Years ago I had an all-out event on my blog for Autism Awareness Month. I created a list of categories for daily posts. Guest posts filled the calendar and had goodies as well. Let me tell you, that was one busy month!
This year I wore blue because a Facebook friend asked people to wear blue and take a picture for her to show her son. Guess what? I forgot to take a picture!
Do I not care about autism anymore? Hardly. I’m just too tired.
You see, for about a year my son has progressively gone down hill. In August I called a local autism center at the recommendation of a friend. I cried on the phone to the receptionist (Does anyone else do that?). That’s how desperate I was, and it wasn’t even at its worst point yet!
I’ve been living in survival mode for a long time. When you’re in survival mode, you don’t really care about wearing a certain color shirt. You just care that you have clean laundry.
When you’re in survival mode, you can’t think of things to spread awareness. You just want someone to notice that you’ve been missing.
When you feel like a good day is a day that no one is physically harmed, you’re not planning ahead for walks or runs or bake sales. You’re stuffing chocolate chips in your mouth between referee sessions and crying in the bathroom.
I’m pretty sure I’m not the only one who’s been living in survival mode. Let me say two things.
- If you’re wondering where your special needs mom friend has been, ask her. She may not be a great friend right now. Don’t take it personally that you haven’t heard from her. She may be hanging on by her fingernails.
- If you’ve got the energy to spread awareness and lobby for acceptance, no matter the diagnosis, and you’re decorating yourself and your home, fabulous! But please, don’t look down at other special needs moms who are just too tired for that this year. Why not give them a hug instead, tell them you’ll do their share of awareness this year.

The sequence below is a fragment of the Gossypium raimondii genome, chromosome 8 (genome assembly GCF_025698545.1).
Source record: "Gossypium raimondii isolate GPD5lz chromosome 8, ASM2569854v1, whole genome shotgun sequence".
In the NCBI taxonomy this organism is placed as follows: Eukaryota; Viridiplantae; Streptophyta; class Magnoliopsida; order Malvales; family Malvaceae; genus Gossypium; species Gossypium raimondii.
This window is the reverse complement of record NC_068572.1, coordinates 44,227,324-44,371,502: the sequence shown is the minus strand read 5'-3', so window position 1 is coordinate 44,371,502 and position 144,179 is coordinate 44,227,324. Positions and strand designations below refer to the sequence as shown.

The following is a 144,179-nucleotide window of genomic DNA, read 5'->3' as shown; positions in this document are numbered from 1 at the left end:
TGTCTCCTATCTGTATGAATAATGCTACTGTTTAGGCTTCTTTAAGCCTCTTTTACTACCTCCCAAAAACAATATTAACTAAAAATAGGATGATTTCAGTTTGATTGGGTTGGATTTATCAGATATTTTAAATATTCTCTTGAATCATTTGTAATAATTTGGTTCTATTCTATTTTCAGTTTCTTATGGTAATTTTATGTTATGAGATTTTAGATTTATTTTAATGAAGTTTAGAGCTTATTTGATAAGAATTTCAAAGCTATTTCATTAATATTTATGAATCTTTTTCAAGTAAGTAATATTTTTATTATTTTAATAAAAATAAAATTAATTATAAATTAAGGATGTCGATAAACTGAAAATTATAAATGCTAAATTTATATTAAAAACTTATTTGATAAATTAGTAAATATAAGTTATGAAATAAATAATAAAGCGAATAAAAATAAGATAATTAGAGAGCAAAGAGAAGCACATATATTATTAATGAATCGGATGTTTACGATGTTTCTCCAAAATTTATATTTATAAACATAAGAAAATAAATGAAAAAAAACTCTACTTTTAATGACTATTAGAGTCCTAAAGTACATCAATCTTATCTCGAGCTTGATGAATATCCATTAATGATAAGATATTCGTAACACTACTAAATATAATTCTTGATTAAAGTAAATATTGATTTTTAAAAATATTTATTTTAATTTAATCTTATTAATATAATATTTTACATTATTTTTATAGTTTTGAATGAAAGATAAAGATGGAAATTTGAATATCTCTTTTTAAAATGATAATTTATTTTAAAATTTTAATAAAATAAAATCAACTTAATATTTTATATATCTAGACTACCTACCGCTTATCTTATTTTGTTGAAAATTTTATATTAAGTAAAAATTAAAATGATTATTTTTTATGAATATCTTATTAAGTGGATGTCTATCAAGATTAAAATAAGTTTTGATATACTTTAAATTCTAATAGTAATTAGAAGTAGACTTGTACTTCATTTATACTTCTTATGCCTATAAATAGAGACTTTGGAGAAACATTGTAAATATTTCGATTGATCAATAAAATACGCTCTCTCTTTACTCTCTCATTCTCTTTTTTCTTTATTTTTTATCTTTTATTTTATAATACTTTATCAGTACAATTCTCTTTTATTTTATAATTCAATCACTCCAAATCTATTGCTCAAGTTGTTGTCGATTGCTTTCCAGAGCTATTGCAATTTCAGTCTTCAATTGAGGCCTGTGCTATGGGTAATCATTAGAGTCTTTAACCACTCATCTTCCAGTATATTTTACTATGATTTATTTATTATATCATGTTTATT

What stage are you? Are you in survival mode like me or soap box sassy or somewhere in between?
*We have started the process at the clinic and it looks like my son has PANDAS. If your child’s symptoms are getting progressively worse, they are changing into a different person, they are becoming violent or self harming, if psych meds make them worse, you may want to look for more information on PANDAS. Start with Pandas Network. You may also want to grab a copy of Childhood Interrupted by Beth Alison Maloney.
I’ve got a special gift for Autismland readers:
Jenny Herman wants to live in a world where dark chocolate dispensers reside on every corner. As a homeschooling special needs mom, she’s been featured in Autism Parenting Magazine, Wit and Wisdom from the Parents of Special Needs Kids: Mostly True Stories of Life on the Spectrum, and various blogs. If she survives the onslaught of testosterone in her home, she may take a moment to blog, read a book, try a new recipe, or loom knit a gift. You can find Jenny’s book The Power of One: Change Your Perspective, Change Your Life at Amazon. Discover her tips for special needs parenting, hands-on homeschooling, and pressing on at jennyherman.com.